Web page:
The case of the lead epidemic in La Teja, a working-class neighborhood, and surrounding areas of Montevideo in the early 2000s, was one of the first warning calls that alerted Uruguayan society about the externalities of a socio-economic model based on the exploitation of people and nature. What made it possible for this case to become emblematic and allow this level of social and environmental awareness? This is the question that Daniel Renfrew’s book Life Without Lead tries to answer.
Life Without Lead shows us how through the social organization of neighbors an awareness of socioenvironmental impacts emerged in Uruguay. Renfrew follows the trail of toxic lead to document the difficulties and creativity of people constructing an environmental justice movement. The Comisión Vivir sin Plomo (Living Without Lead Committee) was created by neighbors demanding action, and accountability allowed the situation to become visible to the general public and produced responses on the part of the government. The social organization’s struggle and plan of action revealed the lack of inspection, regulation, or prevention by industries and businesses while detailing the environmental and human health impacts. The book also shows the limits governmental interventions have at the level of policy and legislation because their effects are dedicated to mitigating contamination as much as to hiding institutional responsibilities.
Renfrew’s ethnography focuses on the dynamics and disputes of socio-environmental conflicts at the epistemological and symbolic level. During that period in the public sphere, and at the institutional level, the lead crisis was framed as a consequence of poverty and attributed to the cultural characteristics of the poor. But social organizations foregrounded issues pertaining to the environmental crisis as created by a neoliberal economic model. Renfrew unveils how the social movement work focused on making sense of the experience through an environmental justice perspective. The construction of this new narrative highlights the responsibilities of industries and the state in the contamination of the people’s living spaces, thus revealing how the community’s health was affected by this. The social movement started by neighbors morphed into an eclectic group that included doctors, journalists, and intellectuals who helped to question the established understanding of the lead crisis and frame it as an epidemic that affected the whole city, not only particular neighborhoods. A combination of citizen science and socially committed professional practice produced new knowledge about the phenomenon and a new way of understanding what was happening.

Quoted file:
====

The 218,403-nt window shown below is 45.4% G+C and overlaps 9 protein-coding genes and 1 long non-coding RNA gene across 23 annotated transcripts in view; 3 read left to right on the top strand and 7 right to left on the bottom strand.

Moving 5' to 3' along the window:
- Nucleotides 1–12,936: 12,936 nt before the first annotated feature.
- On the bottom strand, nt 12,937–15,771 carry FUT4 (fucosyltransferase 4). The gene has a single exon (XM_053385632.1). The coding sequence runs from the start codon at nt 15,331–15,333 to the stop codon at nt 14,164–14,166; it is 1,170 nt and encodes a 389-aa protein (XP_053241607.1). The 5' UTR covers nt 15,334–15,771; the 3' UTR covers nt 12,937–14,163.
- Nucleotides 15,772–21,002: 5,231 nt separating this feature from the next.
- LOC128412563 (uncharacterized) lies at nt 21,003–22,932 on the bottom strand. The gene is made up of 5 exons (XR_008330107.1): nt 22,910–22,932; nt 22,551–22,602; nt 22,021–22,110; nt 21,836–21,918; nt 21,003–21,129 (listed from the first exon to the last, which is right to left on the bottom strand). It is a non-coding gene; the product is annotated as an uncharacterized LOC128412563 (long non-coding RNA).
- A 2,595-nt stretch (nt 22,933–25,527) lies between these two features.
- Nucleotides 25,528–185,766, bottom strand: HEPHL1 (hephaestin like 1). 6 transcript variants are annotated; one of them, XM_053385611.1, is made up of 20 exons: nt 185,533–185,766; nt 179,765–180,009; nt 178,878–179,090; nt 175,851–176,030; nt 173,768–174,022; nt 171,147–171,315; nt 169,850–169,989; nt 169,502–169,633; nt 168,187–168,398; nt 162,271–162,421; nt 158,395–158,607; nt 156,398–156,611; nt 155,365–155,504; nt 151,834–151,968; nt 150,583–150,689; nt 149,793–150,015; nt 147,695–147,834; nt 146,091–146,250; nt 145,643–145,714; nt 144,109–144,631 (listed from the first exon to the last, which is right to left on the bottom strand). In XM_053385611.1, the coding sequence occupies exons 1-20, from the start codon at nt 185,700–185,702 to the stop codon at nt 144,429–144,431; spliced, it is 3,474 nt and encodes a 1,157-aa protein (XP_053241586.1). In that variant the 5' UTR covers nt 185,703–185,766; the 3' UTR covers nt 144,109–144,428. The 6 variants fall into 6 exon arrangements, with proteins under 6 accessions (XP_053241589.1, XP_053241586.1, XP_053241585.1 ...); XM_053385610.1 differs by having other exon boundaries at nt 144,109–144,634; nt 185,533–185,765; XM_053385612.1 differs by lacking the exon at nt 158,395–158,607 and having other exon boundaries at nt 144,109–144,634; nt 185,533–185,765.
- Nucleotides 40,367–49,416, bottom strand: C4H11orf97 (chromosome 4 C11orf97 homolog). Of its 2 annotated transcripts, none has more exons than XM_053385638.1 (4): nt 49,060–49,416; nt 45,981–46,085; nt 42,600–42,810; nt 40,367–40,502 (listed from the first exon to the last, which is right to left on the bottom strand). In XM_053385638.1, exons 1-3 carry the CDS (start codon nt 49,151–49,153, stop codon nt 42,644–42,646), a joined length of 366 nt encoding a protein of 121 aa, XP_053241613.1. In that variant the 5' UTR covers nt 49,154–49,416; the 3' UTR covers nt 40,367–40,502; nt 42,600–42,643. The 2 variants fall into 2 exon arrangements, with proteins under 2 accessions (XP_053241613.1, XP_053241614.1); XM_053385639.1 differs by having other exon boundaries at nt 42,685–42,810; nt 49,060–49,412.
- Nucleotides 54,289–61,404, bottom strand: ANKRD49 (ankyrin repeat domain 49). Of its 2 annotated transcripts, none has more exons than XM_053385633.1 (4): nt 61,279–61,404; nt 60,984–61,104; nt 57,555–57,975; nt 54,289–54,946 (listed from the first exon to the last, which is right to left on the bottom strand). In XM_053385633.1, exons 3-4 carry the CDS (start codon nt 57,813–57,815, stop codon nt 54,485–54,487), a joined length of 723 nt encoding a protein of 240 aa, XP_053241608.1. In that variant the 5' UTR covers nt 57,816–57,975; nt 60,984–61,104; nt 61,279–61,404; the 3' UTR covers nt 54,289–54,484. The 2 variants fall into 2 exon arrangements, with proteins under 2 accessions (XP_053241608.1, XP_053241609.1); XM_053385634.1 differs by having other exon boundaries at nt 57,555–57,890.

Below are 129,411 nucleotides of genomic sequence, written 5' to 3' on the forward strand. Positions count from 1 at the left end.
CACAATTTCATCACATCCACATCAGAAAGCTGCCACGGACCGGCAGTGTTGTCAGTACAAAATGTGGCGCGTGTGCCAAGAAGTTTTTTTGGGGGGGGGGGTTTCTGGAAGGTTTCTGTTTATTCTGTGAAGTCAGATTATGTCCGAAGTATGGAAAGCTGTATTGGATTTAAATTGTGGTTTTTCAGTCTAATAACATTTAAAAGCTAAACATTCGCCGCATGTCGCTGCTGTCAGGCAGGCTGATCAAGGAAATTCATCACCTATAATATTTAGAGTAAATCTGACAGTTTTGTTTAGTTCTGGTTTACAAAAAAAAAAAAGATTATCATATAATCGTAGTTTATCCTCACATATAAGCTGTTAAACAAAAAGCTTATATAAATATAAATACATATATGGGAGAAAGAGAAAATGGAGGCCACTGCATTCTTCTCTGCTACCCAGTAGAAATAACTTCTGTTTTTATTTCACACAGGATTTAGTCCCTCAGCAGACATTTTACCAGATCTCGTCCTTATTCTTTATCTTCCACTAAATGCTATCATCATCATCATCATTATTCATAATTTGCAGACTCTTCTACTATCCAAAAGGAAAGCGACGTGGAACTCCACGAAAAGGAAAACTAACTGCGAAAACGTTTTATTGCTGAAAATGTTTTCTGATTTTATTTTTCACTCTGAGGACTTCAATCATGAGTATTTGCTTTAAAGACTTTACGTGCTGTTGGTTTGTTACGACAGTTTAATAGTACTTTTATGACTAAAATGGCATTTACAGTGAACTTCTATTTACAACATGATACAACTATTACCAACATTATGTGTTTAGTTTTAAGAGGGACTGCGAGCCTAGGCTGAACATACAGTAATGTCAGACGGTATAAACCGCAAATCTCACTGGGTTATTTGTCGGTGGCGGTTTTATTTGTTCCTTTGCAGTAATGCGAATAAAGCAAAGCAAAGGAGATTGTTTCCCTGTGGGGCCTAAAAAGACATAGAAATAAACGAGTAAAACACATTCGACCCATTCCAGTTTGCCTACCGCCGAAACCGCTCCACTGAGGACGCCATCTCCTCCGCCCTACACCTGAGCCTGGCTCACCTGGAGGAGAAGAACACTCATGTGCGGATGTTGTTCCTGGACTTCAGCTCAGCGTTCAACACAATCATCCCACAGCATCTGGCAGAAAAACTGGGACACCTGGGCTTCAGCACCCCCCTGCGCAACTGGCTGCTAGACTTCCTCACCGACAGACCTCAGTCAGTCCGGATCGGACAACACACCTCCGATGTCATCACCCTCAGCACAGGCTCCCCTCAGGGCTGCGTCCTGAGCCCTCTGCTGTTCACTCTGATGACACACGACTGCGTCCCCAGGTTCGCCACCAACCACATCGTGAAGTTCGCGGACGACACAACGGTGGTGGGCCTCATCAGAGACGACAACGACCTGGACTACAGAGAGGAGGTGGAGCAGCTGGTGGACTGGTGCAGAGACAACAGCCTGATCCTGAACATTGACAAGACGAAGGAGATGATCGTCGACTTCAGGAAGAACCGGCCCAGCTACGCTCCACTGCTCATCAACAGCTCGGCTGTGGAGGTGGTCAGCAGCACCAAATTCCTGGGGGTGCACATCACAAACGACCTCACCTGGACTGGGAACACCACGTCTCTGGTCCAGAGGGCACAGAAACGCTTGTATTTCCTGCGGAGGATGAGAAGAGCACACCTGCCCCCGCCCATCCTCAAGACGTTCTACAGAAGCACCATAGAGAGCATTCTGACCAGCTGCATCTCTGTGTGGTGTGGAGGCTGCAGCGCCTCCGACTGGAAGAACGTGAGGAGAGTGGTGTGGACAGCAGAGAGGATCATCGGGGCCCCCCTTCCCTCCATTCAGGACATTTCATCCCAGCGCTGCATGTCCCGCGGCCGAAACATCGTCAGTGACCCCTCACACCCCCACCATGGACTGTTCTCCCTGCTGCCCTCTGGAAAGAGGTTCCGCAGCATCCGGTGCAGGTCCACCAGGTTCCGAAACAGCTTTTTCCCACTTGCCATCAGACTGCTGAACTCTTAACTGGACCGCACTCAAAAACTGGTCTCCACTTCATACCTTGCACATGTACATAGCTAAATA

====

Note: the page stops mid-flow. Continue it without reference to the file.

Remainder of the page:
The role of the researcher and the ethnography is also part of this reflexive process that had epistemological and symbolic effects in the community. The outsider perspective of the researcher served to inform the movements’ representations of the socio-environmental issue and gave legitimacy to the neighbors’ interpretations by supporting them with international data and other authorized voices. This enabled the group to use international regulations and experiences as comparison and contrast in terms of what level of lead to consider acceptable in children. Renfrew’s approach to ethnography from a political ecology perspective transforms the construction of knowledge into a political act. How does the researcher-activist stance affect the understanding and unfolding of environmental conflicts? What are the advantages and problems of this stance?
This book makes an important contribution to the history of the environmental movement in Uruguay and also documents the social strategies that have been successful in making visible socio-environmental violence. There are today other “sleeping” environmental problems in Uruguay, which are invisible in the public sphere (i.e. residue disposal “megabasureros,” the monoculture industrial agriculture and tree plantation models based on the use of toxic fertilizers and pesticides). How can this type of engaged and committed ethnography help inform the environmental social movement’s struggles today?
Mariana Achugar, PhD (UC, Davis 2002), is an associate professor in the Universidad de la República in Uruguay. Her work focuses on understanding cultural reproduction and change from a critical discourse analysis and linguistic anthropology perspective. She is an active militant in environmental groups in Uruguay.